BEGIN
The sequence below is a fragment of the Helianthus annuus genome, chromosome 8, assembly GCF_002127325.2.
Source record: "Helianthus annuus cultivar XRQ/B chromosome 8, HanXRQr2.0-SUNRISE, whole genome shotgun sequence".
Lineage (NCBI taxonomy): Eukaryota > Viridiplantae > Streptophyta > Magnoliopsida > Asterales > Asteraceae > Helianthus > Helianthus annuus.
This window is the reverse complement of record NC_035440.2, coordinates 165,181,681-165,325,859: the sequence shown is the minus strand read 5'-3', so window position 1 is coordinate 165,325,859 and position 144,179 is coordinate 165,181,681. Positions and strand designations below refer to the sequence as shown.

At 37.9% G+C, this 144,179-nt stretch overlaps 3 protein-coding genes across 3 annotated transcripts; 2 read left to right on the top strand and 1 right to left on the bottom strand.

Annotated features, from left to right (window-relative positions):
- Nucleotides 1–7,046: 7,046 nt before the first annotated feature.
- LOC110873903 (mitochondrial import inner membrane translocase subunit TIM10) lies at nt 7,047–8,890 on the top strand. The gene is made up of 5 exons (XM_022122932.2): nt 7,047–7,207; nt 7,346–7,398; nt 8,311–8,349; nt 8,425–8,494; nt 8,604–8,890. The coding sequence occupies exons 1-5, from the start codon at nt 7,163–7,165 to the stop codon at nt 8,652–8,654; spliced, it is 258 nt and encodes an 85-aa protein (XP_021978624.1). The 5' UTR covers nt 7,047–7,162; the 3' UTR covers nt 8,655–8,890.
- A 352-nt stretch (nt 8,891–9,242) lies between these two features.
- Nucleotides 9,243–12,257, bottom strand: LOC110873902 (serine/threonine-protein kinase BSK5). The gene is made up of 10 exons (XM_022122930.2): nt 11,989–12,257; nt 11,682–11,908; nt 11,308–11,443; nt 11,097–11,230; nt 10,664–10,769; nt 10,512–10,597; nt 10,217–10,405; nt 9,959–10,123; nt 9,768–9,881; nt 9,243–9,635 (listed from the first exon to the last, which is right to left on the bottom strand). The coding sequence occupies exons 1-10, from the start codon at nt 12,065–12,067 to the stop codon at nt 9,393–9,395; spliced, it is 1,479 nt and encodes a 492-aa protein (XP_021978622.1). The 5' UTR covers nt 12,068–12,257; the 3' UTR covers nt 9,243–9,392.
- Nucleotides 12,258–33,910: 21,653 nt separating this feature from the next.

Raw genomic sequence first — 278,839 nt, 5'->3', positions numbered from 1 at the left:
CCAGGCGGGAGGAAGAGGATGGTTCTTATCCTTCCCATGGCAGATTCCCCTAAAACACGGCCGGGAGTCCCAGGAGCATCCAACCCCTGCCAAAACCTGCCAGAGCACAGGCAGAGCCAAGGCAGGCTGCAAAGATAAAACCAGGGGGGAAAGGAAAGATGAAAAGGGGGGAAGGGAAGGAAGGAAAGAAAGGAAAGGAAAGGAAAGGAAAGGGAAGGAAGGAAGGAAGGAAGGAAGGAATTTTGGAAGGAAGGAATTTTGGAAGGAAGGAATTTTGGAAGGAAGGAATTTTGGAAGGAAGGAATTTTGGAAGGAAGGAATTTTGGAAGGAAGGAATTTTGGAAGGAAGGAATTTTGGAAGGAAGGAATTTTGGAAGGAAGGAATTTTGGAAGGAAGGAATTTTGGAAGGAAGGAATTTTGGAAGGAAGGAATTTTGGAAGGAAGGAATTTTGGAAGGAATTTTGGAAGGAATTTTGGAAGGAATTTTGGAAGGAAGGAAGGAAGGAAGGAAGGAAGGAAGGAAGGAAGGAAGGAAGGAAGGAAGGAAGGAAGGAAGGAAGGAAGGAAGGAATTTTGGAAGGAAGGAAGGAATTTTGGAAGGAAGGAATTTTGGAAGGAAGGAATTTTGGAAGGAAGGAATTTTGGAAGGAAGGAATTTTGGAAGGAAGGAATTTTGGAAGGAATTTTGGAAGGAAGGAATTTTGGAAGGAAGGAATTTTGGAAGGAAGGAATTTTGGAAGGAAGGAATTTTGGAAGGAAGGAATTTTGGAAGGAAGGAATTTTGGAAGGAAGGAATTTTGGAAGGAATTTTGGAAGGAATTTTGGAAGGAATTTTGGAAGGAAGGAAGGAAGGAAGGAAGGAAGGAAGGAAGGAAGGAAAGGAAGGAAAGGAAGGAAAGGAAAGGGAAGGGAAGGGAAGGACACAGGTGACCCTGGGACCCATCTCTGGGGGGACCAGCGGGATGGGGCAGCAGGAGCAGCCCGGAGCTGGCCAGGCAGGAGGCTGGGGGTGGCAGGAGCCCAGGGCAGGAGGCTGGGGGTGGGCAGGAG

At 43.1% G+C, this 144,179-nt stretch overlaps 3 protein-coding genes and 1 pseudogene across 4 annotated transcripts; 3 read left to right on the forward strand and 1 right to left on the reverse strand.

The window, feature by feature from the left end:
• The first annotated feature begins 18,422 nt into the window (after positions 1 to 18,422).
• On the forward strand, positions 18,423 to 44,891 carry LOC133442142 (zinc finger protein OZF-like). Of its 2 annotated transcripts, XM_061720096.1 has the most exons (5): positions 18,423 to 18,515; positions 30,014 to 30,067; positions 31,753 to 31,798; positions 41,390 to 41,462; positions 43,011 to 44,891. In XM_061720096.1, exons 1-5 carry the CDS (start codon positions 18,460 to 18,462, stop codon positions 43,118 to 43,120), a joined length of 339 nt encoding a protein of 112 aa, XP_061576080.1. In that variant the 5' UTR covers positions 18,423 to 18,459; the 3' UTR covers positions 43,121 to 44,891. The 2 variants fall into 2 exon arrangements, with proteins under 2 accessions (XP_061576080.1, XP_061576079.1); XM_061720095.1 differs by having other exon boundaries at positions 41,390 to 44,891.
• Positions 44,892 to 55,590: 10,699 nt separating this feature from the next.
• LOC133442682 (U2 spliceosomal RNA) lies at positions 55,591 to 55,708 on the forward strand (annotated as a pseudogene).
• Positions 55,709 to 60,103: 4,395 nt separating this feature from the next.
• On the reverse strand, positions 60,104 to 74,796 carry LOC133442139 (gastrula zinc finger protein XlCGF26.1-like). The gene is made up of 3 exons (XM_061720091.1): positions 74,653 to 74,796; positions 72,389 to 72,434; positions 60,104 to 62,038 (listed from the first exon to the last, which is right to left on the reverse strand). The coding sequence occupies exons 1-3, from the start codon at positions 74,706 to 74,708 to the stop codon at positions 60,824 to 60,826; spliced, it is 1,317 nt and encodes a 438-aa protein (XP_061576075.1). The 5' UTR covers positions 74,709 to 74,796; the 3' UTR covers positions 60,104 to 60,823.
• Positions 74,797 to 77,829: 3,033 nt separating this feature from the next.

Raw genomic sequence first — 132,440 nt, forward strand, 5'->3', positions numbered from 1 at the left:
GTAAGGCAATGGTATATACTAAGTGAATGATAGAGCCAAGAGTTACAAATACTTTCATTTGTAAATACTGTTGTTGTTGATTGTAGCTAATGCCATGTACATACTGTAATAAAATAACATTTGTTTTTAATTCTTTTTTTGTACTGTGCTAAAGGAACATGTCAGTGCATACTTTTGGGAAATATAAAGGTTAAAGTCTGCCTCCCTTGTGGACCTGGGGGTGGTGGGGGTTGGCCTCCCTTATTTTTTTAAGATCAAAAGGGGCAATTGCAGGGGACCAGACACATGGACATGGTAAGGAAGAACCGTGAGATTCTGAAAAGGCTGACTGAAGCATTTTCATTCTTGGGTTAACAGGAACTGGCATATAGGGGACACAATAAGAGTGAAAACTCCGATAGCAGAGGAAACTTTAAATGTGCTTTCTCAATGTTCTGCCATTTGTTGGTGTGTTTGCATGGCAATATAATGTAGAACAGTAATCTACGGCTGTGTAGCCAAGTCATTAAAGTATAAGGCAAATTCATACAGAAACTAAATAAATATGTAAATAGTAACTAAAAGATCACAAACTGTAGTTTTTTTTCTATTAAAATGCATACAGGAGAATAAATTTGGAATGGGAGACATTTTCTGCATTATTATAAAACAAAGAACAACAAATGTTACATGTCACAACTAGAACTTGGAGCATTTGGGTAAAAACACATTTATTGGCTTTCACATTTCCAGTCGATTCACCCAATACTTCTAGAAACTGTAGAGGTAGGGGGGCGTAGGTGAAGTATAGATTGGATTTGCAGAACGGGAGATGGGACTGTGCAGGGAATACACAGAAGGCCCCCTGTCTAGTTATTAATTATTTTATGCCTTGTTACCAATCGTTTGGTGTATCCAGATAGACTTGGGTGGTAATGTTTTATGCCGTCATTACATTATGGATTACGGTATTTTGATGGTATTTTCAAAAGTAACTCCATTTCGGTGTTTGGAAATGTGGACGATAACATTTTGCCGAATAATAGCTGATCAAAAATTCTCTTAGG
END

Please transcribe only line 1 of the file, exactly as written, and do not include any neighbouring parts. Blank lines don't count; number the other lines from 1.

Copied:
The sequence below is a fragment of the Helianthus annuus genome, chromosome 8, assembly GCF_002127325.2.